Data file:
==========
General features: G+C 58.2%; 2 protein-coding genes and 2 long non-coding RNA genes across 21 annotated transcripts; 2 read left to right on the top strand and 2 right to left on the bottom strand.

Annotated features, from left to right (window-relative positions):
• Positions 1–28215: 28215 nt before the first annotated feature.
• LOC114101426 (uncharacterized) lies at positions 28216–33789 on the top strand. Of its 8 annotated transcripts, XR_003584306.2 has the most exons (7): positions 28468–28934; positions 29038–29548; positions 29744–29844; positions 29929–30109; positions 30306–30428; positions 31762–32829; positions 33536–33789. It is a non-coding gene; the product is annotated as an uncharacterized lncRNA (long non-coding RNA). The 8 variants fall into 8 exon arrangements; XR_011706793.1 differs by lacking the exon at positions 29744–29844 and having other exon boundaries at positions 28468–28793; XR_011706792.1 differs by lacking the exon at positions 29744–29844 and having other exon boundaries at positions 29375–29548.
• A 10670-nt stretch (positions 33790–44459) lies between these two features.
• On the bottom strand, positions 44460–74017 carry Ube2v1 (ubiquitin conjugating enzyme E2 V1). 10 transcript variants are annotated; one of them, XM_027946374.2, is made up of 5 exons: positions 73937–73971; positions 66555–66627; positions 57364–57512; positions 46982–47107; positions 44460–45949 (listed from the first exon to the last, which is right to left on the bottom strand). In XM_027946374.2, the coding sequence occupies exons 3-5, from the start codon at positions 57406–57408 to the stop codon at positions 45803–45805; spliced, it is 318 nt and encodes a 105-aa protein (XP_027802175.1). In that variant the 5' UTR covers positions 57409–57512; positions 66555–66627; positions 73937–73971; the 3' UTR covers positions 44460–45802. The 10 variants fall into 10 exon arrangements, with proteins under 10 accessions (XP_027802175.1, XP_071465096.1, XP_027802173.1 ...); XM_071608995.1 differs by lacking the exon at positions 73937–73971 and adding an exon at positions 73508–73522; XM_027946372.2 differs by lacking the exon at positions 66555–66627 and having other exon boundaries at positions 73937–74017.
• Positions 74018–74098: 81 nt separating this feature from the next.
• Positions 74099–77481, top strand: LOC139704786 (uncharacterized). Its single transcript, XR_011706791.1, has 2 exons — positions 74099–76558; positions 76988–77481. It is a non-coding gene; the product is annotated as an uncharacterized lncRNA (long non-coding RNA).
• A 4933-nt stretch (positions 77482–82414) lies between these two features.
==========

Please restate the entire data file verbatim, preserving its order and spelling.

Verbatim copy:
General features: G+C 58.2%; 2 protein-coding genes and 2 long non-coding RNA genes across 21 annotated transcripts; 2 read left to right on the top strand and 2 right to left on the bottom strand.

Annotated features, from left to right (window-relative positions):
• Positions 1–28215: 28215 nt before the first annotated feature.
• LOC114101426 (uncharacterized) lies at positions 28216–33789 on the top strand. Of its 8 annotated transcripts, XR_003584306.2 has the most exons (7): positions 28468–28934; positions 29038–29548; positions 29744–29844; positions 29929–30109; positions 30306–30428; positions 31762–32829; positions 33536–33789. It is a non-coding gene; the product is annotated as an uncharacterized lncRNA (long non-coding RNA). The 8 variants fall into 8 exon arrangements; XR_011706793.1 differs by lacking the exon at positions 29744–29844 and having other exon boundaries at positions 28468–28793; XR_011706792.1 differs by lacking the exon at positions 29744–29844 and having other exon boundaries at positions 29375–29548.
• A 10670-nt stretch (positions 33790–44459) lies between these two features.
• On the bottom strand, positions 44460–74017 carry Ube2v1 (ubiquitin conjugating enzyme E2 V1). 10 transcript variants are annotated; one of them, XM_027946374.2, is made up of 5 exons: positions 73937–73971; positions 66555–66627; positions 57364–57512; positions 46982–47107; positions 44460–45949 (listed from the first exon to the last, which is right to left on the bottom strand). In XM_027946374.2, the coding sequence occupies exons 3-5, from the start codon at positions 57406–57408 to the stop codon at positions 45803–45805; spliced, it is 318 nt and encodes a 105-aa protein (XP_027802175.1). In that variant the 5' UTR covers positions 57409–57512; positions 66555–66627; positions 73937–73971; the 3' UTR covers positions 44460–45802. The 10 variants fall into 10 exon arrangements, with proteins under 10 accessions (XP_027802175.1, XP_071465096.1, XP_027802173.1 ...); XM_071608995.1 differs by lacking the exon at positions 73937–73971 and adding an exon at positions 73508–73522; XM_027946372.2 differs by lacking the exon at positions 66555–66627 and having other exon boundaries at positions 73937–74017.
• Positions 74018–74098: 81 nt separating this feature from the next.
• Positions 74099–77481, top strand: LOC139704786 (uncharacterized). Its single transcript, XR_011706791.1, has 2 exons — positions 74099–76558; positions 76988–77481. It is a non-coding gene; the product is annotated as an uncharacterized lncRNA (long non-coding RNA).
• A 4933-nt stretch (positions 77482–82414) lies between these two features.